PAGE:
At Cannes Film Festival, TikTok is inescapable
For the second year in a row, TikTok handed out film awards of its own at a ceremony overlooking the smooth waters of the Mediterranean. Its young creators have been on the red carpet interviewing stars alongside journalists from traditional media. The festival’s opening ceremony was live-streamed directly on TikTok, and celebrities have made TikTok their primary platform for documenting their adventures at the festival; on Tuesday, for instance, Eva Longoria asked her TikTok followers for help in selecting an outfit for a red carpet event.
All of this is part of TikTok’s ongoing quest to position itself not just as a social media platform but as a premiere entertainment destination.
“At Cannes you have the most established filmmakers, you have directors, you have talent, you have studios, you name it,” Rich Waterworth, TikTok’s general manager for Europe, told The Washington Post. “The whole world of cinema is coming together here and sharing their creativity … and that’s why we exist.”
Debate among politicians in the United States may be about TikTok’s ownership by a corporation based in China. But the conversation at Cannes is about how TikTok can position itself as one of the world’s foremost venues for creative video. The app has over 1 billion monthly users worldwide. The festival ends Saturday.
TikTok has worked overtime to highlight its role as a place for the next generation of Hollywood talent to be discovered and nurtured. The company sent a slew of employees from around the world to the festival, flying teams in from Australia, Britain and Los Angeles. Staff helped TikTok creators secure invitations to important festival events, and several TikTokers have walked the red carpet at movie premieres. TikTok A-listers including Chris Olsen, a star who was named TikTok’s Sexiest Man by People Magazine in 2020, and the D’Amelio family, whose daughters are among the most followed users on the app, have been spotted in Cannes this week.
The film festival itself has had a fraught relationship with social media. Selfies are still formally banned from the red carpet, but some social media creators like Reece Feldman, who has 1.8 million followers on the app, still documented their red carpet experiences on TikTok. Outside the Hotel Martinez, where many celebrities are staying, lines of fans waited for hours in the hot sun hoping to record a single viral clip of their favorite star. Many of those had the TikTok app open on their phone, ready to film at the first celebrity sighting.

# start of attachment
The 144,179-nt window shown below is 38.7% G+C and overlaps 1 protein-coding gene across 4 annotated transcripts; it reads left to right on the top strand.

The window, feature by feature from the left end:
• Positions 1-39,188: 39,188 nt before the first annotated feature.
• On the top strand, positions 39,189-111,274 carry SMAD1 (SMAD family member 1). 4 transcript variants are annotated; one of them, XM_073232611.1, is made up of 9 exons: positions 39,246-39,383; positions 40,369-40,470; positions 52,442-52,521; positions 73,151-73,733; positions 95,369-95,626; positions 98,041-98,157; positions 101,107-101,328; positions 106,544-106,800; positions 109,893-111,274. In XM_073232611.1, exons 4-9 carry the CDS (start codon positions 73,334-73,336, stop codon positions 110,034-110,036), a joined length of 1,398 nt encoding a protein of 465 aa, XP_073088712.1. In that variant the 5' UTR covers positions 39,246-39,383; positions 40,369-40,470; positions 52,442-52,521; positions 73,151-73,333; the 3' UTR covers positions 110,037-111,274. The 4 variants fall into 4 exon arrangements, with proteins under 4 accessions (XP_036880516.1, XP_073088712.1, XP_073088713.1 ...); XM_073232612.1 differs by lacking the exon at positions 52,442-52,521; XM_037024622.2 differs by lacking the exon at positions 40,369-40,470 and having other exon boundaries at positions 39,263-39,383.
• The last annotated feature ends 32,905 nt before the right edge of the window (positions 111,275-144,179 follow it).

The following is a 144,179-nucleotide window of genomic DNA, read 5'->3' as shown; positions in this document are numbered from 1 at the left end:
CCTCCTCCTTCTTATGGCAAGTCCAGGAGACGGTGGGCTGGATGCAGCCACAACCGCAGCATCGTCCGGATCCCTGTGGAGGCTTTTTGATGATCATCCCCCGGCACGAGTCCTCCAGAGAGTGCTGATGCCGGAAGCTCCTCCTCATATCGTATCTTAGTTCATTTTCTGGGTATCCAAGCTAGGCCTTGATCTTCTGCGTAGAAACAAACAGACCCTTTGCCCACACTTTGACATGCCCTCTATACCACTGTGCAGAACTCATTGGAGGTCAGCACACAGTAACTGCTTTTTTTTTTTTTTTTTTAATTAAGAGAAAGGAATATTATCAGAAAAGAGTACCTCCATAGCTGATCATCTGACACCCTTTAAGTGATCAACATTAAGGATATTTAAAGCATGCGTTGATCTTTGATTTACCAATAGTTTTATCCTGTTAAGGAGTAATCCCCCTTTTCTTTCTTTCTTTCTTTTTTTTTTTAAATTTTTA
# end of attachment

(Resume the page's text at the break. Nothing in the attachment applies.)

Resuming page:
TikTok became an elite sponsor of the event last year for the first time but had a rocky start. French Cambodian director Rithy Panh, who was set to judge last year’s TikTok short-film competition, temporarily resigned from the event, claiming that TikTok executives were trying to influence the jury’s choice in the winner. The two parties eventually smoothed things over, and Panh rejoined the jury.
Cannes chief Thierry Frémaux told Variety in March that the festival had partnered with TikTok “to address younger and more international audiences.” And the app’s “numbers are really impressive. We also know that TikTok raises a lot of questions from governments because it’s a Chinese firm,” he said.
But Waterworth brushed off the concerns when asked about them this week and said that the “dynamics are not the same” surrounding the app outside of the United States. He also stressed the global nature of TikTok’s user base.
A TikTok star and filmmaker who goes by the name Samba, who was judging the app’s short-film awards at Cannes, said that he’s already seeing TikTok’s impact on the content young filmmakers are creating, especially when it comes to sound design, color and editing. Young filmmakers who leverage TikTok create films that are fast and engaging, with rapid pacing, bright colors and always shot vertically, Samba and other judges said.
“Filmmaking is going more and more in the way of vertical videos,” said Younes Zarou, a 25-year-old German TikTok star with over 52 million followers who is attending the Cannes film festival, referring to TikTok’s format. “TikTok was the first mover in that space, and now other platforms request vertical videos.”
Zarou said that he believes that soon major motion pictures may be presented in vertical format for people to consume on their phones. “Maybe in the future they can make a movie move in the vertical style, and for two hours you can watch the movie on your phone vertical.”
Lucas Millions Dutra, a 23-year-old TikTok filmmaker who wrote and co-created one of the films that won TikTok’s short-form filmmaking award, agreed. “People think they have to go to widescreen formats for long-form content,” he said. “But I think there’s power in short-form [vertical] content that we’ve obviously seen. I think TikTok is going to inspire more filmmakers to feel like they can start doing short form.”
Several film-related trends have gone viral on TikTok in recent months, most notably one where users create short films in the style of director Wes Anderson. On Tuesday, the Associated Press tracked down Anderson and asked if he was aware of the trend and if he’d watched any of the videos from the young filmmakers mimicking his style.
“I haven’t seen it,” he said. “I’ve never seen any TikTok, actually.”